ABE019 | The Sustainable City: Theories on Urban Design
During this course we will explore the dynamics of urbanised landscapes and the role of adaptation (and its limits), resilience (anticipation, robustness), transition and transformation, dynamic performance and affordance, sustainability and liveability in spatial planning and design. Methods and techniques will be explained to describe and assess physical, ecological, socio-economic and political systems focusing on narratives and values. The theoretical background will be given in both scientific articles and in a series of lectures and workshops on the transformation of landscapes and inner cities. Before every lecture, students in small groups are required to read selected articles. Following every lecture, the groups are requested to present and discuss their findings and views on the articles. To conclude this course, students are requested to write an essay on a specific topic, which is addressed during the course and combine it, as theoretical framework, to the design project. The essay has approx. 3000 words and pictures. Students that are registered in this course are required to attend all lectures and deliver the essay by the end of the course.
At the conclusion of each seminar / course the participants will - have developed knowledge and understanding of the background on the factual influence of the urban design profession on the task of adaptivity and sustainability - understand theories on sustainability in relation to urbanism - have the ability to reflect in a critical way on these theories - have the ability to develop a critical theoretical position.
Mondays 13:45-16:45 hours
|17 February 2020||Room V||System dynamics|
|24 February 2020||Room V||Introduction to sustainability & liveability|
|2 March 2020||Room V||Narratives & values |
(socio-cultural, economic and policy analysis)
|16 March 2020||Room V||Adaptivity & resilience|
|23 March 2020||Room V||Transition & transformation|
|30 March 2020||Room V||Dynamic performance & affordance|
|20 April 2020||Room V||Advances in landscape urbanism |
- theory & methods
|4 May 2020||Room V||Review session and Hand in draft theory essay|
About the Lecturer(s)/Coach(es):
Dr. Taneha K. Bacchin is Assistant Professor at the chair of Urban Design, TUD Faculty of Architecture, Dep. Urbanism. She holds a PhD (double degree) in Landscape Architecture & Urbanism and Water Science & Engineering from Delft University of Technology jointly with UNESCO-IHE; an Advanced Master Degree in Spatial Planning, GIS & RS (distinction); a Master Degree in Architecture (summa cum laude) from IUAV University of Venice, Italy. Her research focuses on the design and engineering of climate/water resilient cities, retrofitting urban nature through landscape infrastructure planning and urban ecology principles at different spatial and temporal scales (Green-Blue Infrastructure Design & Engineering). She has experience with environmental and social fragility in Latin America, Europe and Asia. She is also an expert in GIS & RS based design and planning support tools. She was involved in GreenBlueCities (JPI), CORFU (FP7).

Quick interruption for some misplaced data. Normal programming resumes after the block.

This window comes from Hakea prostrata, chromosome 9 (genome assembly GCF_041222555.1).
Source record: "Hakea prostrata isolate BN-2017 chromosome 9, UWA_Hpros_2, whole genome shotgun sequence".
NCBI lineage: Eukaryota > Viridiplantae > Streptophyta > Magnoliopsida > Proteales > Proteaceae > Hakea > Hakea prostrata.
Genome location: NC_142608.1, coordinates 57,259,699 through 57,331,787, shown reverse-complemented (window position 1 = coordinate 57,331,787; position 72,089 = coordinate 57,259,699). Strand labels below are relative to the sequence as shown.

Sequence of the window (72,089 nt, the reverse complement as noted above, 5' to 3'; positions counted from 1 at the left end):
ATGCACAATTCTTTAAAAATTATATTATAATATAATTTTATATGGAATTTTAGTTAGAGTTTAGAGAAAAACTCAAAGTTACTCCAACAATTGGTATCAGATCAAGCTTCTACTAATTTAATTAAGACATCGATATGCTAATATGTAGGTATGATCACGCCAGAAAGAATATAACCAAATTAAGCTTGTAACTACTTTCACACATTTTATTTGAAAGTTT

DI Birgit Hausleitner is lecturer in Urban Design at the chair of Urban Compositions, TUD Faculty of Architecture, Dep. Urbanism. She holds a master degree in architecture (TU Vienna) and a post master degree in urbanism (EMU TU Delft). BH’s research focusses on the relation between urban configurations and urban programme. She lays special attention on the development of urban structural typologies that allow an evaluation of a cities’ potential for different types of performances from the city to the block scale. BH is an expert in advanced spatial and statistical spatial analysis, relating geographic with various big data. Further she developed a method for morphological cross case comparisons in relation to urban economic activities. She is involved in the JPI project Cities of Making.
Both lecturers combine their research in building up knowledge on the adaptivity of urban environments focusing on the integration of environmental, economic and societal concerns.
How to enroll
Please send an email with your name, mail address, start date, research group and title of your research to email@example.com
Number of participants
min. 8 /max. 16
8 sessions with lectures and exercises (each session: 3 hours teaching sessions and 3-4 hours home assignments/reading)
Graduate school credits
5 GS credits
Lectures, group discussion and workshops.
Cost price of course (per participant)
Free for PhD candidates